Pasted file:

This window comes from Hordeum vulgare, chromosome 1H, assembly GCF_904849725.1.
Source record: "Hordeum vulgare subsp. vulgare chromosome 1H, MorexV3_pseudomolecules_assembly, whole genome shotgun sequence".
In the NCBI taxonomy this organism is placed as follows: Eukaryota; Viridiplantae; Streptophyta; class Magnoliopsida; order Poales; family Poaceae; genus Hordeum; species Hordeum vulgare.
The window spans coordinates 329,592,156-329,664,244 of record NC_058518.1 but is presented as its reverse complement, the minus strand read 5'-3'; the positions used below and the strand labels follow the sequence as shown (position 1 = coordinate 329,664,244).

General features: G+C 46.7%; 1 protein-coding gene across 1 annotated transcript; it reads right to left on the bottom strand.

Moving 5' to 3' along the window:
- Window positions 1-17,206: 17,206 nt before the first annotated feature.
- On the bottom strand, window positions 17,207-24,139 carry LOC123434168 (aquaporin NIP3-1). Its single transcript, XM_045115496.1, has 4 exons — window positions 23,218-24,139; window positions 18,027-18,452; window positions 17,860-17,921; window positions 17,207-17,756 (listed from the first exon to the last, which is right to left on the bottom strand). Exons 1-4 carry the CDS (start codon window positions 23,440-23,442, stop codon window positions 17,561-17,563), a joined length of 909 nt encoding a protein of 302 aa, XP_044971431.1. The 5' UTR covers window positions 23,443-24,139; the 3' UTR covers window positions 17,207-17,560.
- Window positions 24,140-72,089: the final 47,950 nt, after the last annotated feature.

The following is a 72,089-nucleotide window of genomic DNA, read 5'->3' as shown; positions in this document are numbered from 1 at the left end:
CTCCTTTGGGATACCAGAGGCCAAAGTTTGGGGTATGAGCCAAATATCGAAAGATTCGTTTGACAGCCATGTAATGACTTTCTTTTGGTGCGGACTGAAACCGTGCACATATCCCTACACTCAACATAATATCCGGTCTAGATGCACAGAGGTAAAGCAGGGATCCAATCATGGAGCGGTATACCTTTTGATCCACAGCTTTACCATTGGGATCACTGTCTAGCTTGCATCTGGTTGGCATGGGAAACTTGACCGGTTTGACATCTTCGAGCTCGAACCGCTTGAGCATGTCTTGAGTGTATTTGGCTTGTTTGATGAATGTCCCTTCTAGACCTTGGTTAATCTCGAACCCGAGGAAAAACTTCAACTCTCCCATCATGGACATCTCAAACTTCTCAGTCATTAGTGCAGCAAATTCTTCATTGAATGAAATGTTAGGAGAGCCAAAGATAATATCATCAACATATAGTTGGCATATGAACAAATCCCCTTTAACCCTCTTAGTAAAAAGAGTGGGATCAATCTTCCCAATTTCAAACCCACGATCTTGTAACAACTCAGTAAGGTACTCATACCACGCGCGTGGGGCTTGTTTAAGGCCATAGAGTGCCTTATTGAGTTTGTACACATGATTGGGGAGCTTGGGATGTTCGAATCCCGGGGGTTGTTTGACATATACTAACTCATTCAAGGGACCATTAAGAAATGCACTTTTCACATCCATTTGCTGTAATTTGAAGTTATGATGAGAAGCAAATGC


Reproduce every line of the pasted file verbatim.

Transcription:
This window comes from Hordeum vulgare, chromosome 1H, assembly GCF_904849725.1.
Source record: "Hordeum vulgare subsp. vulgare chromosome 1H, MorexV3_pseudomolecules_assembly, whole genome shotgun sequence".
In the NCBI taxonomy this organism is placed as follows: Eukaryota; Viridiplantae; Streptophyta; class Magnoliopsida; order Poales; family Poaceae; genus Hordeum; species Hordeum vulgare.
The window spans coordinates 329,592,156-329,664,244 of record NC_058518.1 but is presented as its reverse complement, the minus strand read 5'-3'; the positions used below and the strand labels follow the sequence as shown (position 1 = coordinate 329,664,244).

General features: G+C 46.7%; 1 protein-coding gene across 1 annotated transcript; it reads right to left on the bottom strand.

Moving 5' to 3' along the window:
- Window positions 1-17,206: 17,206 nt before the first annotated feature.
- On the bottom strand, window positions 17,207-24,139 carry LOC123434168 (aquaporin NIP3-1). Its single transcript, XM_045115496.1, has 4 exons — window positions 23,218-24,139; window positions 18,027-18,452; window positions 17,860-17,921; window positions 17,207-17,756 (listed from the first exon to the last, which is right to left on the bottom strand). Exons 1-4 carry the CDS (start codon window positions 23,440-23,442, stop codon window positions 17,561-17,563), a joined length of 909 nt encoding a protein of 302 aa, XP_044971431.1. The 5' UTR covers window positions 23,443-24,139; the 3' UTR covers window positions 17,207-17,560.
- Window positions 24,140-72,089: the final 47,950 nt, after the last annotated feature.

The following is a 72,089-nucleotide window of genomic DNA, read 5'->3' as shown; positions in this document are numbered from 1 at the left end:
CTCCTTTGGGATACCAGAGGCCAAAGTTTGGGGTATGAGCCAAATATCGAAAGATTCGTTTGACAGCCATGTAATGACTTTCTTTTGGTGCGGACTGAAACCGTGCACATATCCCTACACTCAACATAATATCCGGTCTAGATGCACAGAGGTAAAGCAGGGATCCAATCATGGAGCGGTATACCTTTTGATCCACAGCTTTACCATTGGGATCACTGTCTAGCTTGCATCTGGTTGGCATGGGAAACTTGACCGGTTTGACATCTTCGAGCTCGAACCGCTTGAGCATGTCTTGAGTGTATTTGGCTTGTTTGATGAATGTCCCTTCTAGACCTTGGTTAATCTCGAACCCGAGGAAAAACTTCAACTCTCCCATCATGGACATCTCAAACTTCTCAGTCATTAGTGCAGCAAATTCTTCATTGAATGAAATGTTAGGAGAGCCAAAGATAATATCATCAACATATAGTTGGCATATGAACAAATCCCCTTTAACCCTCTTAGTAAAAAGAGTGGGATCAATCTTCCCAATTTCAAACCCACGATCTTGTAACAACTCAGTAAGGTACTCATACCACGCGCGTGGGGCTTGTTTAAGGCCATAGAGTGCCTTATTGAGTTTGTACACATGATTGGGGAGCTTGGGATGTTCGAATCCCGGGGGTTGTTTGACATATACTAACTCATTCAAGGGACCATTAAGAAATGCACTTTTCACATCCATTTGCTGTAATTTGAAGTTATGATGAGAAGCAAATGC